Double Check your Beneficiary Designations on all of your Retirement Accounts
August 30, 2016
In July of this year the IRS released Private Letter Ruling (PLR) 2016-28004 which dealt harshly with a mistake made by the custodian of an Individual Retirement Account (IRA) in naming their client’s (now deceased) estate as beneficiary of his IRA’s causing loss of the stretch- the benefit of the IRA to be paid out over the lifetime of a beneficiary.
The case involved a client who originally named several trusts as beneficiary of his IRA's. The client's financial planner who handled the initial transaction later switched firms. The client decided to transfer his IRA assets to the financial planner's new firm. The planner had the client fill out a standard beneficiary designation form mistakenly naming the client's estate as the beneficiary at the time the client moved to the new firm. The client signed the form without reading it assuming that his trusts were still the beneficiary of his IRA's.
The problem surfaced when the client died and the beneficiaries could not stretch out IRA distributions over their lifetime because the client's estate was named as beneficiary. Only an individual beneficiary or a trust that has special conduit or look-through provisions are afforded the opportunity to stretch out distributions in avoidance of the five (5) year payout rule. The five (5) year payout rule provides that non-individual (i.e. non-human) beneficiaries of retirement accounts must receive their share within a five year period of the death of the retirement account's owner. So for example, if an IRA owner names his estate as the beneficiary of an IRA valued at $500,000, then at the time of his death the beneficiaries of the deceased IRA owner's estate would have to take their share within the five (5) year period. The inability of a beneficiary to stretch out the distribution of proceeds from the IRA beyond the five (5) year period can lead to significant loss of growth of retirement account assets held in a tax deferred environment as well as exposure of such assets to potential creditors and claimants of the beneficiaries who prematurely receive them. In most states, as with North Carolina, assets held in retirement accounts enjoy special protection from claimants under state law. So in most cases, it is optimal to keep assets in retirement accounts for as long as possible.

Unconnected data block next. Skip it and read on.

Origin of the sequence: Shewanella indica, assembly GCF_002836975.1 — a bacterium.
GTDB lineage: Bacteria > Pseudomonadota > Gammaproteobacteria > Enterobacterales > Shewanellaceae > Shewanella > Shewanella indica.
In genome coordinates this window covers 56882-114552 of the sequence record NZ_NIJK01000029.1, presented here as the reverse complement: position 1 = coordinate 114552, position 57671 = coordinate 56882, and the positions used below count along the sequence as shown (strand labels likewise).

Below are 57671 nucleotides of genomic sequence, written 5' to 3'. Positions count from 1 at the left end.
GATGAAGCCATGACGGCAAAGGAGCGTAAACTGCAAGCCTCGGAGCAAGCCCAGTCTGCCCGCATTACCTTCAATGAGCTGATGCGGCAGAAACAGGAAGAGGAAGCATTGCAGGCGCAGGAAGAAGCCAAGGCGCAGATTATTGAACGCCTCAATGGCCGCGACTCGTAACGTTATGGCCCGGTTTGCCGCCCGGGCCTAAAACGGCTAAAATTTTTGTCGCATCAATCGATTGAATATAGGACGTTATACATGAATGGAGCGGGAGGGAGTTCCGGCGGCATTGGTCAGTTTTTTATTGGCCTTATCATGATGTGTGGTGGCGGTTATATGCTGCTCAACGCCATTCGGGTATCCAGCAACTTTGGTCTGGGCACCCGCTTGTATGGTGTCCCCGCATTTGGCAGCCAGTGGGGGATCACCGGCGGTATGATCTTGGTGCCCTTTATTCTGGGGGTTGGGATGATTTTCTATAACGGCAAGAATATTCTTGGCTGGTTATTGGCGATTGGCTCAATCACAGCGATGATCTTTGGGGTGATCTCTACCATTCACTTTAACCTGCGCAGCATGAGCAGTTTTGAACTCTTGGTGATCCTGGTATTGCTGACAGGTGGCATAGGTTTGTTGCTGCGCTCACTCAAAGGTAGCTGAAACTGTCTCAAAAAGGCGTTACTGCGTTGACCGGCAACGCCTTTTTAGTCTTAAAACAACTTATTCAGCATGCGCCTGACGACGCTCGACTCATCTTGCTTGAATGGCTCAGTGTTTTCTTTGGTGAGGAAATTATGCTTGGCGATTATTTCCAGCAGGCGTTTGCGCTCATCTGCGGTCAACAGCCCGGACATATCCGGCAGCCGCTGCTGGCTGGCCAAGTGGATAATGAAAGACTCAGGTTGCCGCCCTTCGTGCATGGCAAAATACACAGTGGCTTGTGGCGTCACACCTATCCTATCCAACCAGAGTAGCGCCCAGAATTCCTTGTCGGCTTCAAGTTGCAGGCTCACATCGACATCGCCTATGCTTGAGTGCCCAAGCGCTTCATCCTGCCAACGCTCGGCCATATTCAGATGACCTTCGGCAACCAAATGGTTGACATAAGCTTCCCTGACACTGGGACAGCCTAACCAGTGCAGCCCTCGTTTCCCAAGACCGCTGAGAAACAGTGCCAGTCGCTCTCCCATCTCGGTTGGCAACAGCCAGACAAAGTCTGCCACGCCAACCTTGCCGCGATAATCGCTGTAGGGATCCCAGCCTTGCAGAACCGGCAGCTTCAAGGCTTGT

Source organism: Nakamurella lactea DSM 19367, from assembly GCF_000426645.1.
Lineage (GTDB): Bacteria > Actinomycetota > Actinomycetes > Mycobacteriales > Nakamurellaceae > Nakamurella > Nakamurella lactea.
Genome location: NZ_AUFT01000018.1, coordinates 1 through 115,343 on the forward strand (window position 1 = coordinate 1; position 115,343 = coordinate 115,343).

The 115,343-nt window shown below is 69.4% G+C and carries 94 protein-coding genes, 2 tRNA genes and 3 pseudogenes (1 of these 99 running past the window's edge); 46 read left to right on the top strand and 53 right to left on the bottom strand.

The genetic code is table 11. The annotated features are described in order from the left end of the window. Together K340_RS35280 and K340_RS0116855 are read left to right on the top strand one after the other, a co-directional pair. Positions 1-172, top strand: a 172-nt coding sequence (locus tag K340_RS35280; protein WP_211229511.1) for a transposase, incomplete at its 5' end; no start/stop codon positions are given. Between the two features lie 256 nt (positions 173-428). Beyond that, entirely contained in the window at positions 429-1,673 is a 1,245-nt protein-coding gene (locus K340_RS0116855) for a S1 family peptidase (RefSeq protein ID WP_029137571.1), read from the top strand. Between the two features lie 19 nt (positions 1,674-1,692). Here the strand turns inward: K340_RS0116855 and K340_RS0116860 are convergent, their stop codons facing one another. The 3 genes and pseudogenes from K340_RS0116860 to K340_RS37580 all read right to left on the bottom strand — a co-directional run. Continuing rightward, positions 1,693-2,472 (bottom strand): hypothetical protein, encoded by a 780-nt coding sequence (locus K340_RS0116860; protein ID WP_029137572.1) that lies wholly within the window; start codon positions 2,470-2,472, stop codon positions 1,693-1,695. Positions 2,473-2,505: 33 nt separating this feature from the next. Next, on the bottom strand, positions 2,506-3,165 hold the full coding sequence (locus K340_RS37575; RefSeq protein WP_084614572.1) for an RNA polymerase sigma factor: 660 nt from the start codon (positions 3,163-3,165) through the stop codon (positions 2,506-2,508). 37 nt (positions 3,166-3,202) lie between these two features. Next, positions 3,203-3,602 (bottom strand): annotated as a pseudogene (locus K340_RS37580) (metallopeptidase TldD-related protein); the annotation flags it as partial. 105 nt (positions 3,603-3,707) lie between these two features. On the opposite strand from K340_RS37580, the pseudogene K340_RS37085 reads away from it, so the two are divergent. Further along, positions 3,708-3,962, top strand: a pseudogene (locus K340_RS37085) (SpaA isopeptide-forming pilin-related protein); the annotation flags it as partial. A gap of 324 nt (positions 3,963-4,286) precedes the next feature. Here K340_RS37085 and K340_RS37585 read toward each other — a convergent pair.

Upon realizing that a mistake had been made causing loss of the stretch-out, the client's beneficiaries went to state court to reform the beneficiary designation forms naming the decedent IRA owner's estate as beneficiary. The state court agreed that the IRA owner did not intend to name his estate as beneficiary of his IRA's upon his death and that a mistake had been made. The court reformed the beneficiary designation form to show the IRA owner's trusts as the designated beneficiaries of his IRA's and made the designation retroactive to the date the decedent owner moved his IRA's to the new firm. However,
regardless of the court's reformation of the beneficiary designation form, the IRS refused to acknowledge the reformation for TAX purposes. According to the PLR the deceased client's estate continues to be the beneficiary for tax purposes causing loss of the stretch (and loss of potential growth as well as exposure to potential creditors and claimants). The reformation by the state court was not considered relevant for tax purposes.
The PLR should serve as a warning to ensure that beneficiary designations are properly made and consistent with your estate plan especially when retirement accounts (401k's, IRA's, etc) are transferred from one financial firm to another. In addition, if you have named a living trust as the beneficiary of your IRA’s you need to make sure your trust contains the special conduit provisions to allow beneficiaries of your retirement accounts to stretch out distributions over their lifetime. The PERNA LAW FIRM stands ready to help. Call today for a free consultation to review your beneficiary designations and ensure that they are consistent with your overall estate plan.